Photovoltaic Cells: Pros and Cons of Crystalline and Thin Film Solar Panels

It’s the PV Cell Title Fight of the Century!

If you’ve done any sleuthing into solar energy, you know there are several types of solar photovoltaic cells (PV cells) now available to consumers.

“Photovoltaic” means the cell turns the sun’s energy into electricity.

But what’s best for your needs? Whether you own a home, business, or farm, the type of panels you install depends on your own priorities, the specific features of your land, and your cost limits.

This article will help you compare crystalline and thin film photovoltaic cells – the two main categories of PV cells on the market today.

The Main Event: Two Types of PV Cells

In One Corner: Crystalline Silicon (c-Si)

Crystalline silicon solar panels have two varieties – mono-crystalline and polycrystalline (also known as multi-crystalline). These are actual silicon crystals that convert solar energy into electric power – a process that happens naturally for certain materials. How it works is, the sun’s energy frees electrons and gives them the ability to travel through circuits. For a full explanation of solar power at a 6th grade science level – of how solar energy works, go here. Very fun stuff!

PV cells create what’s called DC power – direct current. Most home appliances use AC power – alternating current. To bridge this gap, you need an inverter as part of your solar installation.

mono-crystalline silicon photovoltaic cells – most efficient and most expensive type

Monocrystalline solar panel

You’ve probably seen crystalline panels in photos since they’re the most common variety in use. Coastal Solar installs both types – mono and polycrystalline.

You can identify them by the layout of the cells. See the photos here.

Mono-crystalline PV cells are circular, and polycrystalline cells are rectangular. Mono-crystalline are the most efficient and highest performing solar cells on the market, though they are also the most expensive. They also perform better at higher temperatures than the polycrystalline ones.

polycrystalline silicon photovoltaic cells – less efficient but more affordable

Polycrystalline solar panel

Polycrystalline cells are less wasteful during the manufacturing process, and thus more affordable. Some people also consider them less “attractive,” but of course that really depends on your personal tastes.

Both types of crystalline silicon PV cells have similar advantages over thin film cells. See the PV Cell Title Fight below for 7 reasons you would choose crystalline over thin film.

In the Other Corner: Thin Film 

They’re called thin film because… they’re thinner. Originally, this was pretty similar technology and still used silicon. The most common place you’ve seen this is on solar powered calculators. That thin little window that reacts not just to sunlight, but even to indoor lights, is a thin film silicon photovoltaic cell.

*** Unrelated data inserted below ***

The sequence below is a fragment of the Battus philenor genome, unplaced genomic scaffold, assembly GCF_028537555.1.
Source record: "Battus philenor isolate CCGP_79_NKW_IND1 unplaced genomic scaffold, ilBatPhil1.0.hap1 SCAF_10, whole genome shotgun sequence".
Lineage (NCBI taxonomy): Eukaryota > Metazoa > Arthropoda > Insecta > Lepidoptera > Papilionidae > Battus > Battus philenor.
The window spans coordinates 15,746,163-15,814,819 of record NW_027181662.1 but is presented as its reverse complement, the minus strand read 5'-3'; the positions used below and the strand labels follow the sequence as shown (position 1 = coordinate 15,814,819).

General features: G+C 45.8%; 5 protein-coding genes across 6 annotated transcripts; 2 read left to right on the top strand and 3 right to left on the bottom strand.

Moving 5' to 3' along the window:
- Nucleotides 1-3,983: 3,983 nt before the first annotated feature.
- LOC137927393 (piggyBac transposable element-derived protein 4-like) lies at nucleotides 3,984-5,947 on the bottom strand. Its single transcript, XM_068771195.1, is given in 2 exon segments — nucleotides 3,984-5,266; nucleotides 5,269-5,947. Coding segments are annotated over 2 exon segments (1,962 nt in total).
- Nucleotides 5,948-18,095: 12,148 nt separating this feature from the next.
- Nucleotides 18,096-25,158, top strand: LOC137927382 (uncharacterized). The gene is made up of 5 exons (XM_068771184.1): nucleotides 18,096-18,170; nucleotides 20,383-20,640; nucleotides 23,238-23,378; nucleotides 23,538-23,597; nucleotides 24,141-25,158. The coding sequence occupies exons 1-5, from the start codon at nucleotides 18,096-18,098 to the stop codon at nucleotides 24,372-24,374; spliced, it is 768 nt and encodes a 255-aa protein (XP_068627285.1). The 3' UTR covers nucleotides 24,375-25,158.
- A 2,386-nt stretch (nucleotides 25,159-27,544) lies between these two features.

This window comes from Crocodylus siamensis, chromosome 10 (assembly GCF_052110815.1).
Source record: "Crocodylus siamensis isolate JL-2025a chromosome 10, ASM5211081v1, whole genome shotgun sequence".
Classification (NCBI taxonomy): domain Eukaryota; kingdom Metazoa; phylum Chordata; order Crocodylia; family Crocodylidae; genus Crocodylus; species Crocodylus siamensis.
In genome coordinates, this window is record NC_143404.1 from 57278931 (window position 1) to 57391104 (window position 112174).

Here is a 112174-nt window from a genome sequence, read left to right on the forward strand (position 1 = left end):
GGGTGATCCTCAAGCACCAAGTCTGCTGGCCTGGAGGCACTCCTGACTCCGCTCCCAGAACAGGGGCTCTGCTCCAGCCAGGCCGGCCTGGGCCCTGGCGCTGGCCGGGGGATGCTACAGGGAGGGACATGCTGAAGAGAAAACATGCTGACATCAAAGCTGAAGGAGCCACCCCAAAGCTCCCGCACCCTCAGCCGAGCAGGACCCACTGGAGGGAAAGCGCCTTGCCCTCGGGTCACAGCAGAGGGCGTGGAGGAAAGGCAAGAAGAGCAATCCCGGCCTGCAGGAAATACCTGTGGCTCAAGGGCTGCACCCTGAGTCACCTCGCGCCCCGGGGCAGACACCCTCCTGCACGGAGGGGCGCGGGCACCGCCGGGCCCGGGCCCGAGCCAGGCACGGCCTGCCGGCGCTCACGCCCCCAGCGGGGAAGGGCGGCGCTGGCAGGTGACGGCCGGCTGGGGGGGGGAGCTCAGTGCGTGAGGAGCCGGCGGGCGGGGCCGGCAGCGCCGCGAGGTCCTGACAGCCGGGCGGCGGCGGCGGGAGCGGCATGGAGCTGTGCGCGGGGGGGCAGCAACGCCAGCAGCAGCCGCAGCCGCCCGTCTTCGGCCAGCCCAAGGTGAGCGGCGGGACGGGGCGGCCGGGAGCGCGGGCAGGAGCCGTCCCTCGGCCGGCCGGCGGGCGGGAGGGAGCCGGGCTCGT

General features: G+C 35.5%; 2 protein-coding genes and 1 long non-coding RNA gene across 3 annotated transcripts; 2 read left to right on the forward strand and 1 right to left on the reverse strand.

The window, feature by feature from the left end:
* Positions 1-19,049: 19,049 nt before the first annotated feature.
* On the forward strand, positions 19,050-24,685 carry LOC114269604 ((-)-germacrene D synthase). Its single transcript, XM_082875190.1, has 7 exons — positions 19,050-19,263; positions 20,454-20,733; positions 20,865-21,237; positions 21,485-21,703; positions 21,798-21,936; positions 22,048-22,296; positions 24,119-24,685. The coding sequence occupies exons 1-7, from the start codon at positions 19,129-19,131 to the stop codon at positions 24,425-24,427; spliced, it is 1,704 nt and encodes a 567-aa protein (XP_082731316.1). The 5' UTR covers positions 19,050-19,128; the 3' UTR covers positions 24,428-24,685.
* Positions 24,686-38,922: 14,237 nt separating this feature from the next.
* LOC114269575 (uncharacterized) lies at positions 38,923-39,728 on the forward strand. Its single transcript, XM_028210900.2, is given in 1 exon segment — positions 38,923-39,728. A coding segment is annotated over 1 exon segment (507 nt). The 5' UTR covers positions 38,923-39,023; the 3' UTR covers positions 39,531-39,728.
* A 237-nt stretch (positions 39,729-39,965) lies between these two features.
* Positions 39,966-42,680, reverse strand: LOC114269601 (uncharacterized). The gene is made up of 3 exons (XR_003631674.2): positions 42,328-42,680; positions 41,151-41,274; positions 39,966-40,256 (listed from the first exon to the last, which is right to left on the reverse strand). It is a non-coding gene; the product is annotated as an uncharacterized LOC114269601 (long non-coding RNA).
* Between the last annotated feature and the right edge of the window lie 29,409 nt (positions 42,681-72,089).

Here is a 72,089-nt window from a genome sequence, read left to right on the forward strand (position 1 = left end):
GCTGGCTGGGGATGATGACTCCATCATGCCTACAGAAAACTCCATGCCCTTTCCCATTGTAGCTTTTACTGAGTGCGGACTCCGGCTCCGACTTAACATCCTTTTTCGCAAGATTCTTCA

Without getting too “sciencey,” the main difference is what the “light absorbing” material is mounted on. For crystalline, it’s usually some type of tempered glass, which is harder to break. For thin film, layers of the material are poured onto either plastic, metal, or glass. These layers are about 350 times thinner than the crystals used in c-Si cells.

Thin film silicon photovoltaic cells – lower cost but less efficient

Today, there are actually three viable types of thin film PV cells available. These include amorphous silicon (a-Si), cadmium telluride (CdTe), and the latest innovation, copper indium gallium deselenide (CIGS). Of these, silicon is the worst choice for larger uses. It works well for calculators and similar small uses, but not as well for larger ones.

So when we look at the advantages for each type of PV cell, we’ll also note some of the differences between these. Below you’ll find 7 reason to choose thin film PV cells over crystalline.

PV Cell Title Fight – Which One Wins?

Let’s take a look at what each type of PV cell has in its favor:

Crystalline Silicon Advantages:

In the ‘boxing’ metaphor, c-Si has a longer reach and greater stamina than thin film cells. Here’s what that means:

  1. Largest Market Share. This matters because they’re easier to find. A lot of thin film manufacturers have gone out of business too as it’s still an evolving technology.
  2. More Efficient. Estimates vary by brand and by type, but recent advances have pushed c-Si panels to over 20% efficiency. Most thin film varieties are closer to 10%, though the CIGS versions are outperforming the others and are closing the gap with crystalline. This matters because if you choose thin film, you’ll need more panels to get the same power output. If you have a smaller roof, this becomes problematic.
  3. Longer Lasting. 30 years is common, and you will see a lot of 20-25 year warranties. Some estimates say crystalline panels may well produce useful levels of electricity for up to 50 years.
  4. Minimal Power Losses. C-Si cells only lose about 1% in power output each year. Thin film is similar, but that’s after a 20% initial loss that happens the first time it’s exposed to the sun.
  5. More Resistant to Breakage. Tempered glass protects the crystalline cells and helps them withstand flying debris in a windstorm, for example. Thin film won’t work on tempered glass, and flat glass is more fragile. That said, thin film can be applied to other surfaces too, like plastic and metal, making it more durable as well.
  6. Non-toxic. One of the major reasons to use solar is to protect the environment. If you use CdTe thin film cells, you’re using a toxic material (cadmium) that is hard to dispose of safely. Crystalline silicon does not harm the earth.
  7. Sinking Costs. The costs for silicon are coming down, which makes crystalline PV cells ever more affordable.

Thin Film Advantages: